The same thing can happen with your mind.  There’s something nagging you in the back of your mind all the time and you don’t take the time to look at it and listen to it and address the issue.  And then one day, something unexpected happens: you lose your job, or a family member has cancer, or you get a chance at a great new house.  And if that nagging problem was at all related to your unexpected event then your ability to respond is unecessarily limited.

So her point was that yoga works at addressing this issue both for the body and the mind.  You stretch that hamstring so it doesn’t cramp up when you chase your niece.  But more importantly, yoga citta vritti nirhoda: yoga is the calming of the fluctuations of the mind.  By stopping the fluctuations we can calmly and with ego set aside, deal with what we need to deal with.  And that includes unresolved nagging issues as well as new unexpected events.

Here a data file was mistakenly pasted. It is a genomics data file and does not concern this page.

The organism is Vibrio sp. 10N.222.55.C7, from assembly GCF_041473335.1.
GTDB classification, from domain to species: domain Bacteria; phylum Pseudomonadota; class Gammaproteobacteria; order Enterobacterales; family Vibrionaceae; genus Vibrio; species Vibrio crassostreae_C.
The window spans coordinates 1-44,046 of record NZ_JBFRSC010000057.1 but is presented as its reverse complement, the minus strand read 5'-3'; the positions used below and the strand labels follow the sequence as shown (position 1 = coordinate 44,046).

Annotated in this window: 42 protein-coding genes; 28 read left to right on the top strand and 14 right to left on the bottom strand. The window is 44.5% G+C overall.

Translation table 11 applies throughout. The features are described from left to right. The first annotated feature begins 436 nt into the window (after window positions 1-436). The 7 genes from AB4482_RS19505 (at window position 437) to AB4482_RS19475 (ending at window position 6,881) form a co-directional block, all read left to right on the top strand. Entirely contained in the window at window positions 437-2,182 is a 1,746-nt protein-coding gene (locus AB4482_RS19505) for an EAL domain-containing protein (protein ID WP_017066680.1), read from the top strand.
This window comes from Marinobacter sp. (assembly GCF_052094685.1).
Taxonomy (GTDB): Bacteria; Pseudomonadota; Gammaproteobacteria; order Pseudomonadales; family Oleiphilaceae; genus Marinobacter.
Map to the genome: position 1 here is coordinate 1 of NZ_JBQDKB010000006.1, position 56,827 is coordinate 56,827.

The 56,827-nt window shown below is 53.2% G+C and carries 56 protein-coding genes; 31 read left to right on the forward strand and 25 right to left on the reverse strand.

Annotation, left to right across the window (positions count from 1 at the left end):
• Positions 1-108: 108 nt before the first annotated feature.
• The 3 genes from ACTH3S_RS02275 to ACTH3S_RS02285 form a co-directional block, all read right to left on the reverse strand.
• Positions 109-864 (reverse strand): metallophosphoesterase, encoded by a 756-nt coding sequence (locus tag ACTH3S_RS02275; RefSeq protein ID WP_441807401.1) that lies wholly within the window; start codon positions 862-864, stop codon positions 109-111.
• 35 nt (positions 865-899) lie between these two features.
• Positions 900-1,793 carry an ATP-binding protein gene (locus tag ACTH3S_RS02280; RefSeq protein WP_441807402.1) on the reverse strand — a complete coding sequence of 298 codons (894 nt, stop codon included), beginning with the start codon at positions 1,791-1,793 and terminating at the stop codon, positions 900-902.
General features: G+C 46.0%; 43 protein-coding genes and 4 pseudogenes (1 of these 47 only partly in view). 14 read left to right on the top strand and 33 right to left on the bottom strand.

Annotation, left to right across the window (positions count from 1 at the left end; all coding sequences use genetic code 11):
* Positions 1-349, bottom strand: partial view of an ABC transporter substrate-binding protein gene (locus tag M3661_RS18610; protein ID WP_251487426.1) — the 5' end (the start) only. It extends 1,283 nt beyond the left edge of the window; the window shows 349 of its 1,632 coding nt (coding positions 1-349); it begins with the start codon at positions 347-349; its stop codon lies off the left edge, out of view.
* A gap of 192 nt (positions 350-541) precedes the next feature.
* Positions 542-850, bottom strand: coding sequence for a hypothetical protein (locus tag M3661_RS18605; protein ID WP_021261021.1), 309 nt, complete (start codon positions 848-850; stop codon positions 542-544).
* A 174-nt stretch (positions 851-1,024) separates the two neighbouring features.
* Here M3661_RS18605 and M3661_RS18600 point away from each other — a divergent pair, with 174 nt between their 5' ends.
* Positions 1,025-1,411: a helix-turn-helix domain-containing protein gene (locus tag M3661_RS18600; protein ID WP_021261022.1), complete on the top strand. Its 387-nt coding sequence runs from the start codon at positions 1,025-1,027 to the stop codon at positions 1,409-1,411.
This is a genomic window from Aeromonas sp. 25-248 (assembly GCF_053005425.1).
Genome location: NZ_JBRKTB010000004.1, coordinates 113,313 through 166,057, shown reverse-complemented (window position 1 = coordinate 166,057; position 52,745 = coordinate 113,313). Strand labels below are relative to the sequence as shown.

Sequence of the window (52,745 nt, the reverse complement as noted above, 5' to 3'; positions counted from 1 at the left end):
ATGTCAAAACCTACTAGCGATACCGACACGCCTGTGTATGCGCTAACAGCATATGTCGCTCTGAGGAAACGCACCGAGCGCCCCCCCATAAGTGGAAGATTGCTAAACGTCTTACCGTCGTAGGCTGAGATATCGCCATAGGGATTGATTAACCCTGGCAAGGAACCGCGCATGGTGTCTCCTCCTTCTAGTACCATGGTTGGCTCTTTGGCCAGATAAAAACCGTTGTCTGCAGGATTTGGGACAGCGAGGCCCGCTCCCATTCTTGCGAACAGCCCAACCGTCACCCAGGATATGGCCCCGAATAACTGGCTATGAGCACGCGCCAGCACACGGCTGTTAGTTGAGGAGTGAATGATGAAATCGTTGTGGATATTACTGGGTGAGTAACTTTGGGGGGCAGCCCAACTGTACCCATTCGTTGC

Or at least it was something like that 🙂

Made me think auto maintencance (or maybe motocycle maintenance).